Desk filled up with empty coffee cups? Desktop filled up with a million icons? We’ve all been there. So we asked Laurel Farrer from workplace experts Distribute for some tips on creating a clean, productive WFH setup.
While most of us are fairly new to remote working, Laurel Farrer has years of experience. She’s the president of the Remote Work Association and CEO of workplace mobility wizards Distribute Consulting. So we asked her to share her favourite tips for making WFH work better.
Start with an audit
The first thing Laurel suggests is to grab a Notebook and see just how much stuff there is on your desk / kitchen table.
“Auditing is a critical principle in business finance and operations because it’s so common for little expenses or habits to build up over time and take us off track. The same is true in our personal lives as well. We often have no idea how much time we spend on social media or how many useless papers we have in our desk until we are presented with hard evidence. So, some type of audit is a great place to start – keep track of your time, your messages, your meetings or whatever it is that you need to declutter, then look for opportunities to consolidate or eliminate areas of waste.”
Don’t keep things “just in case”
That old fax machine you’ve been saving for a rainy day? Turns out it might be best to let it go. It may even be (gulp) cluttering up your space.
“Think about this in terms of cleaning out your closet – there is probably some old suit or shirt or shoes that have been taking up space and collecting dust for years because you kept it “just in case.” But you’ve never used it. There are a few exceptions to this, but generally, if it’s affordable to replace, has little sentimental value, and you haven’t used it in the past year, it’s probably safe to get rid of. The same is true in your professional life as well – think critically about the papers, cords, meetings, records, habits or accessories that you have, but don’t ever use or need.”
Think about ergonomics
Hybrid working’s here to stay. So for the sake of your back, it’s probably time to upgrade that old folding chair.
“What is comfortable is not always good for your physical or mental health. Like working from bed or from a beach – those sound dreamy, but they’re terrible for your body over time. Investing in an ergonomic desk and chair setup may not sound very fun in the short-term, but will make a huge difference to your physical and mental health long-term.”
Focus on the essentials
Farrer is a big fan of “Tidying Up with Marie Kondo”. So if your desk is full of (to take a totally hypothetical example) old coins and pens that don’t work, it’s time to declutter.
“Take everything off of your desk and out of your workspace, then only bring back what is absolutely necessary. Then, do the same thing with your time and tasks – audit your meetings, breaks and tasks to ensure you are being efficient and productive throughout the work day. Because if your desk is cluttered, it’s likely that your mind is too.”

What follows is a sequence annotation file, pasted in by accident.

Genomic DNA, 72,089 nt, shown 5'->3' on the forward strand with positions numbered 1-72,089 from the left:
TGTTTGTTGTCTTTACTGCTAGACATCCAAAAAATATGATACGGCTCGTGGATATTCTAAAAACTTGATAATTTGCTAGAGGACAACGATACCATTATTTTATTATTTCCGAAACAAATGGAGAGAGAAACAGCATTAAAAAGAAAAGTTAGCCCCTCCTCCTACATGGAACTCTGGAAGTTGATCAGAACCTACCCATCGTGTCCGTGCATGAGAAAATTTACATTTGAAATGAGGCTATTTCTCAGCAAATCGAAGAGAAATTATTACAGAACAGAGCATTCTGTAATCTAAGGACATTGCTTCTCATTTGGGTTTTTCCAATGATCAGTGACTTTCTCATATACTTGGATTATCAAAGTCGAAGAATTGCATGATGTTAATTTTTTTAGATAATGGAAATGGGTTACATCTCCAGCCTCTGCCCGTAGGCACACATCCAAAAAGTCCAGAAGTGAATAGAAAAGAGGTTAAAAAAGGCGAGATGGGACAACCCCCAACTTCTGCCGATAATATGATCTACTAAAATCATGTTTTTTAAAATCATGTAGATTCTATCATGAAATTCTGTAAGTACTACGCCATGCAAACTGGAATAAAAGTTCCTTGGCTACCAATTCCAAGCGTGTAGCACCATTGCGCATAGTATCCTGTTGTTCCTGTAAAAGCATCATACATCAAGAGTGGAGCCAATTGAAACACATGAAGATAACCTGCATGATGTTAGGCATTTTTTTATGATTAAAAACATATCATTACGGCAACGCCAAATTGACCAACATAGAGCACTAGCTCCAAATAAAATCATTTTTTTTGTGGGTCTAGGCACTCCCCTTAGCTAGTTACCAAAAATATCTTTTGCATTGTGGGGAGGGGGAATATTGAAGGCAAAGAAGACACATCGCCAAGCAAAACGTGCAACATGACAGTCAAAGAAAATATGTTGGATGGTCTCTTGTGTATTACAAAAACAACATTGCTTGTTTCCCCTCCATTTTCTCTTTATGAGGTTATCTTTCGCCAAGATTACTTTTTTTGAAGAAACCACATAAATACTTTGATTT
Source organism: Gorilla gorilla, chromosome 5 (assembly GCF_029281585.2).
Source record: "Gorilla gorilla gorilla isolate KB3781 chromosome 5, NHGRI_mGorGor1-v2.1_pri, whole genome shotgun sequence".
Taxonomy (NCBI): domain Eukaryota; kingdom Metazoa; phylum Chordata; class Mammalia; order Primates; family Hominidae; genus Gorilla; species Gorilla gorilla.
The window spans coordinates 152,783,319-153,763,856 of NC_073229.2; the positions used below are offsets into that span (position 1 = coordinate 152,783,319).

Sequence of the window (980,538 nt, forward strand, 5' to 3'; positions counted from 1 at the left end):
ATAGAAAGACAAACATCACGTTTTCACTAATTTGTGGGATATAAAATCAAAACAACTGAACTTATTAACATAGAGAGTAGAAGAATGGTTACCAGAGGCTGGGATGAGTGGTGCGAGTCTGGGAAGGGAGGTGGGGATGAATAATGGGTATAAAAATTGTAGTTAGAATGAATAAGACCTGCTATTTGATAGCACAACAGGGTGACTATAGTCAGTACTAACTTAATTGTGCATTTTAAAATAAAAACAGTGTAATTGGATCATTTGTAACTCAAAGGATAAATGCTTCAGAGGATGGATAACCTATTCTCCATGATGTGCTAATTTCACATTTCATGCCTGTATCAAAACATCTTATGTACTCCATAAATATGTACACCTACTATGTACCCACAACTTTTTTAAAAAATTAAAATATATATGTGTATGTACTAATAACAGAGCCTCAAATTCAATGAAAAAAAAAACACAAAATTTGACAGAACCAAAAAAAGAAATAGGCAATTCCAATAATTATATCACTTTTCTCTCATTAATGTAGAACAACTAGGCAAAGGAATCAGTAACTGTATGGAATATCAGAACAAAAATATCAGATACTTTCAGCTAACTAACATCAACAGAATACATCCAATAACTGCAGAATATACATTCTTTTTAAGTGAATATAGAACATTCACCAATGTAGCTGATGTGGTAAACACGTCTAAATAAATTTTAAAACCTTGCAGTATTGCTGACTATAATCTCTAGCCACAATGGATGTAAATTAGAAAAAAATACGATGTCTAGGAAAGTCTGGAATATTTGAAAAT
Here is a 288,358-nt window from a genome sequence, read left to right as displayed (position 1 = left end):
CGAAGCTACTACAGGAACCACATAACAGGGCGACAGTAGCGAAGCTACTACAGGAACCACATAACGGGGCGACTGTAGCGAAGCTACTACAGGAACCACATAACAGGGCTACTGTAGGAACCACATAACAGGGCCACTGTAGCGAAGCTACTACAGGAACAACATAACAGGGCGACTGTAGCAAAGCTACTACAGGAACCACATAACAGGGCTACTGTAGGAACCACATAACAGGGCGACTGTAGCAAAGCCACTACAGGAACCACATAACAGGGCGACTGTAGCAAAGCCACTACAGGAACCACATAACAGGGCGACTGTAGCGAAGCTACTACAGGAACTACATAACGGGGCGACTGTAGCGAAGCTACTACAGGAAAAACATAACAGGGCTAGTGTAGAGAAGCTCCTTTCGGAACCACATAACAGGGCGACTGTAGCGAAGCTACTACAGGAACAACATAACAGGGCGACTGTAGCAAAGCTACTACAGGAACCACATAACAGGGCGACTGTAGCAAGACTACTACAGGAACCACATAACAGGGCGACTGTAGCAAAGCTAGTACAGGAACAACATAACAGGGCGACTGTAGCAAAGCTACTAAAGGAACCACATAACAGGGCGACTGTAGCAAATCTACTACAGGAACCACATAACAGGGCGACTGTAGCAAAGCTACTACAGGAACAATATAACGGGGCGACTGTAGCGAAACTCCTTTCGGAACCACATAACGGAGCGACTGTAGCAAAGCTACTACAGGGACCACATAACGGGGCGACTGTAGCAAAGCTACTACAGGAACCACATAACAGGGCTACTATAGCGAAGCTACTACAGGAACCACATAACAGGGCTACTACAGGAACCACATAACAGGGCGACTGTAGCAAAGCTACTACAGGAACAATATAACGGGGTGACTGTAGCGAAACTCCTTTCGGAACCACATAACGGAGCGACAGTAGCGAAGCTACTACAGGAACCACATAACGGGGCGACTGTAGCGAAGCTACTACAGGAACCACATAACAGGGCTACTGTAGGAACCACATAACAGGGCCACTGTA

Keep life and work separate
Find yourself flapping about from one task to the next, never able to probably focus? It’s probably time to time block, says Farrer.
“Time block your day to prioritize the most important things – relationships with loved ones, exercise, critical tasks with forthcoming deadlines – then fill in the spaces with everything else. Not only will you be able to fit more into your schedule, but it will also help you naturally edit and manage your time more effectively.”
Get proactive with mess
Don’t be like the dog who thinks “This is fine” before the flames take over? Do a little decluttering often, before you’ve got a big mess on your hands.
“If you’re only decluttering as a reaction to a big mess, then you’re already too late. The big mess has probably been affecting your focus and energy for a long time. Instead, proactively prevent big messes from ever happening by dedicating just 10 minutes at the end of every day to update your to-do list and throw away extra papers from the day, then schedule 15–30 minutes once a week to organize and dust your whole desk. It’s sooooo much easier than taking a whole day (or two) to tackle the whole office.”
Don’t forget to clock off
When your bedroom is your office which is also your living room, it’s easy for life and work to blur. To avoid this, Farrer recommends some time management.
“Create boundaries, especially with your time. It might be tempting to just open up your laptop and work any time that you think of something you need to do, but that’s a recipe for disaster for your work-life balance. Instead, hold yourself accountable to starting and stopping work at certain times. Both your personal and professional lives will benefit from the structure and separation.”
Ready to start tidying? Keep your desk clean and decluttered with our new Display Boxes.
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